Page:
Bringing mobile technology and medical science together in an intelligent way.
A number of mhealth tools are starting to slowly work their way into mainstream use for patients, such as a blood pressure cuff that connects to a smartphone, a blood glucose meter for iPod touch of iPhone devices, and an app that alerts people when it is time to take their next dose of their medications.
The medical community is reminding patients to look for mobile tools that are supported by solid clinical research.
It is, after all, one thing to have an application for medical purposes, and something quite different to have one that is actually designed to meet certain health and research standards. One of the most popular examples of this type of resource is the DiabetesManager by WellDoc. Since it has been available, it has been studied regarding its benefits for patients. The most famous was a one year study performed by a University of Maryland school of medicine team under Charlene Quinn MD.
They determined that patients who used this mhealth application for coaching their behaviors and their treatments had successfully decreased their glycated hemoglobin (which is a form of measurement of blood glucose control over the long term) much more than individuals who self managed and who visited their doctors only occasionally.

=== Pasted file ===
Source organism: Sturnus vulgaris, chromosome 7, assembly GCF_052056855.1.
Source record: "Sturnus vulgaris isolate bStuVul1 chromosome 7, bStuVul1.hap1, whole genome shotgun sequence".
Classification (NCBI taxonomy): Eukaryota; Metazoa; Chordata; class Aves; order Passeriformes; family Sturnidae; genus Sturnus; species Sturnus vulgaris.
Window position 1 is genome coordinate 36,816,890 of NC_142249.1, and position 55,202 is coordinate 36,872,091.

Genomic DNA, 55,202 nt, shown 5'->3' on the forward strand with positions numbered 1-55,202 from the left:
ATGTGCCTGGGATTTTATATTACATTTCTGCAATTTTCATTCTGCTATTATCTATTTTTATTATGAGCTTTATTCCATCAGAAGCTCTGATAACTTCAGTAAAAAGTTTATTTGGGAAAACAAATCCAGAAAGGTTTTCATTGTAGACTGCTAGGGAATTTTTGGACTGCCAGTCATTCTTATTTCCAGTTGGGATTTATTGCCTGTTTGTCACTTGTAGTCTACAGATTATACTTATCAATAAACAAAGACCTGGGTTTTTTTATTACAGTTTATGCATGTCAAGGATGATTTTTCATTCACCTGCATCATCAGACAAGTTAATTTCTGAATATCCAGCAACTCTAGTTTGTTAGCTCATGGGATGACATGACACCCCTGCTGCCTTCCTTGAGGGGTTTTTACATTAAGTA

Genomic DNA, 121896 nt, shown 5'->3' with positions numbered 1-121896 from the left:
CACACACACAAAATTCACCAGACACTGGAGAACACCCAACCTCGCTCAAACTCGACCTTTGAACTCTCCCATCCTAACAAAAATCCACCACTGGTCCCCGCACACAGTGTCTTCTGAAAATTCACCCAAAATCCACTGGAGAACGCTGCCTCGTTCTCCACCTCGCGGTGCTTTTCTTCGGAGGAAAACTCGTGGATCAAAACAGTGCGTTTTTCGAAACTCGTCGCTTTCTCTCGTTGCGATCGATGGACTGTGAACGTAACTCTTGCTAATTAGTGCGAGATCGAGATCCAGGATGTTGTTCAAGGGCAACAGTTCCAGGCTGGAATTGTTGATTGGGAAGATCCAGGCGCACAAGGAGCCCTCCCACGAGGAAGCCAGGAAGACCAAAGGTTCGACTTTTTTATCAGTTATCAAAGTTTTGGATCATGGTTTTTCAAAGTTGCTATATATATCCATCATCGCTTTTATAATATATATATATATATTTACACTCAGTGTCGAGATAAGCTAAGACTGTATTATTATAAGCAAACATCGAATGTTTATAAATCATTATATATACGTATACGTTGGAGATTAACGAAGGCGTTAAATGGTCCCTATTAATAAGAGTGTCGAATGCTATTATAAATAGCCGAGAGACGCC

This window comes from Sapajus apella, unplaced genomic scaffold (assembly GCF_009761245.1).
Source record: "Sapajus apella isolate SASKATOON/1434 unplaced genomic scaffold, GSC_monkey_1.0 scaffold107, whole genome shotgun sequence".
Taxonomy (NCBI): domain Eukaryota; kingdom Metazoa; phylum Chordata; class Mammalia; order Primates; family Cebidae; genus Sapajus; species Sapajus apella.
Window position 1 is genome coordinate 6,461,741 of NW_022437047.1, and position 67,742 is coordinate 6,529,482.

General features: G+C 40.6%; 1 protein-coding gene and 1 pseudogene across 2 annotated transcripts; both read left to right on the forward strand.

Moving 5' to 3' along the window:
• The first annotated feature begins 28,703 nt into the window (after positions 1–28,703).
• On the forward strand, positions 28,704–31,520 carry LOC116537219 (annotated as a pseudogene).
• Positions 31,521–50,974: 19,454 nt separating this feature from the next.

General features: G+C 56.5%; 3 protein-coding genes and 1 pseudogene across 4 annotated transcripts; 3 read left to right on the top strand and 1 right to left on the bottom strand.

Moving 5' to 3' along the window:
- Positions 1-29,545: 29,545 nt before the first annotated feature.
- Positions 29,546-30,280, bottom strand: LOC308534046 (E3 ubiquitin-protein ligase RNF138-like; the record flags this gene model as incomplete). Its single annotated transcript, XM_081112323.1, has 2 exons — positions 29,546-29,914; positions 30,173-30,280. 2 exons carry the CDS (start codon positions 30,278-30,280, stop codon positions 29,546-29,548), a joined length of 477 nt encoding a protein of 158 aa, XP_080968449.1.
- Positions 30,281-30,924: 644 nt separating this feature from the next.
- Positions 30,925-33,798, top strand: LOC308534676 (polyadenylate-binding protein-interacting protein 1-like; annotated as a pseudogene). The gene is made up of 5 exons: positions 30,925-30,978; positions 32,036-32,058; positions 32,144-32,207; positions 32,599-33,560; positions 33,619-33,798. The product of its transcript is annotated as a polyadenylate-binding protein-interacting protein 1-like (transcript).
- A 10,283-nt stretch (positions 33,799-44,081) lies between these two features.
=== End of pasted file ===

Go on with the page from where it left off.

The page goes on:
This research was published within the Diabetes Care journal’s September 2011 edition. It also found that when patients used the app, their doctors could have a more detailed look at the decline of the glycated hemoglobin levels. The average decrease was 1.9 percent (compared to the decrease of only 0.7 percent among patients who did not use the app).
Similarly, another study on mhealth technology was published in the Archives of Internal Medicine also underscored the importance of properly researching mobile solutions for supporting medical care.
In that case, a Northwestern University researcher, Bonnie Spring, and her team of scientists from several universities used Palm Pilots with nutritional software and food intake monitoring tools with subjects who had sedentary lifestyles and poor nutrition habits. The Nutribase software and accelerometers from CyberSoft impact was studied as the participants monitored their own intake of fruits and vegetables and saturated fats while they received coaching over emails and the phone.
This mhealth therapy produced highly beneficial results, showing that some mobile tools are supported by research to help patients and doctors with better care.